He finally made a mistake when he swung low, trying to hit me in the groin or knee, and I blocked his thrust and crushed his right hand in doing so, smashing him right across the knuckles. He yelped, lost his grip, and I stepped inside and whacked him high on the forehead. It made a good, solid sound. He fell to his knees, and I knocked him senseless with a swinging blow to the back of his head that made a cracking sound like I had struck a locust post with an iron maul. He fell on his face and did not even quiver.

I handed the chairman his quarter staff, collected my winnings, pulled on my shirt and headed back to the tavern to tend my wounds, feeling around the inside of my mouth with my tongue, breathing shallowly and limping a bit. I enjoyed a beer and some food then sat quietly while the barmaid sewed up my eyebrow and I enjoyed a fine view of her bulging breasts with their rosy nipples. My left eye was closing fast by the time she finished, and I had another beer and admired her impressive chest and long curls, her tidy waist and generous hips.

“You willing?” I asked her. She was about my age and a fair looking girl, clean and neat despite her job. I was feeling needy, fired up.

“Miss Jones’ll take care a’you,” she said with a smile. “First room at the top of the stairs.” She güvenilir bahis grinned widely. “Three shillings usually, depending.”

“Don’t care for whores,” I said, telling an awful lie.

“She’s a good one, they say.”

“No thanks,” I said, downing my beer. “Thanks for the sewing.” I stacked five shillings on the counter and pushed the small pile toward her.

She pushed it back. “On me,” she said. “Anybody’d flatten Crowley deserves something.”

“How about later, after you close?”

“Ain’t you got nothing better to do?”

“There ain’t nothing better,” I said and got another smile for my sally.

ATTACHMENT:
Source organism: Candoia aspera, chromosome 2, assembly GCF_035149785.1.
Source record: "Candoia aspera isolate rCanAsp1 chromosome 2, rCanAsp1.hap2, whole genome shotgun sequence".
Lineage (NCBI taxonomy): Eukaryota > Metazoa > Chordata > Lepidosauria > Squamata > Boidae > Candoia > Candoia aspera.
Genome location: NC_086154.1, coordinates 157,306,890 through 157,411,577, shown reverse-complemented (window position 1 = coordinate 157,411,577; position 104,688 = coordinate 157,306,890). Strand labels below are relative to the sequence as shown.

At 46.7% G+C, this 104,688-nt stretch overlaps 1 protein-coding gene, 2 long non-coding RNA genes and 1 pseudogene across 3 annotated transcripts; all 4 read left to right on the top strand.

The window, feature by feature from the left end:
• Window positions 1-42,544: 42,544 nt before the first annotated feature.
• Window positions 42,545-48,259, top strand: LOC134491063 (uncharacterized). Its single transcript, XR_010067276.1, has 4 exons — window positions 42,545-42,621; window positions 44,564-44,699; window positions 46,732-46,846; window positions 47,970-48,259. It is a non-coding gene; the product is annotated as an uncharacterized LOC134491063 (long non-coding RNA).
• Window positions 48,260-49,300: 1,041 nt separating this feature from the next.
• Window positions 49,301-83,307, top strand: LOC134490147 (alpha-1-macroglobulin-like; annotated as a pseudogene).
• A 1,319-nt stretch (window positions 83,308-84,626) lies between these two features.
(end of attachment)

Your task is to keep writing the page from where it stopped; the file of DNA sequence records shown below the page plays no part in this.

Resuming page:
“I’m, well, sort’a bespoke,” she said, nodding toward the fat inn- keeper sitting at a noisy table across the room.

“Really, married?” I said.

“More or less,” she replied, lifting an eyebrow. “He’s got my indenture papers and I’m in his bed, serving him when he wants it.”

“Which is it, more or less?” I asked, reaching between her plump, freckled breasts to play with her drooping stay strings.

“Where you stayin’?”

“Jail,” I said.

“We got another room upstairs, but he’s usually in it when we closes.”

“Damn,” I said, clinking my stack of coins. “What are they doing over there?” I nodded toward the table where her ‘more or less’ husband sat, her lord and master under the law. She had to serve him, well and faithfully as the contract said. Those papers did not mention bed.

“Playing cards, high stakes,” she said, trotting off to serve a table. I enjoying watching her walk, and went to join the card game.

They dealt me in and it did not take long to figure out that the ‘husband’ was a cheat and the others fools. I remembered the last time I caught a man cheating the same way and felt at my knife hilt. I won a few and lost a few, and then I brought out my big blade bayonet, laid it on the table, looked the man in the eye, leaned close to him and said very quietly so only he could hear, “If you deal one more from anyplace except the top or drop another card in your lap, I’m going to cut off your fingers so you can’t do it no more and maybe your prick as well.”

He looked at me and at the knife. I put it back in its scabbard and in the next hour I cleaned them out and had a large pile of shillings and other coins for my efforts, perhaps two or three pounds or more. When the others left, grumbling, I held the inn- keeper’s wrist. “Few things worse’n a cheat,” I said.

He nodded and made a face. “What’a you want?” he asked.

“You sleep down here tonight, maybe in the kitchen,” I said.

“Why? Oh, that fat bitch, I know. She put you up to this, didn’ she. She tole you I bottom dealt.”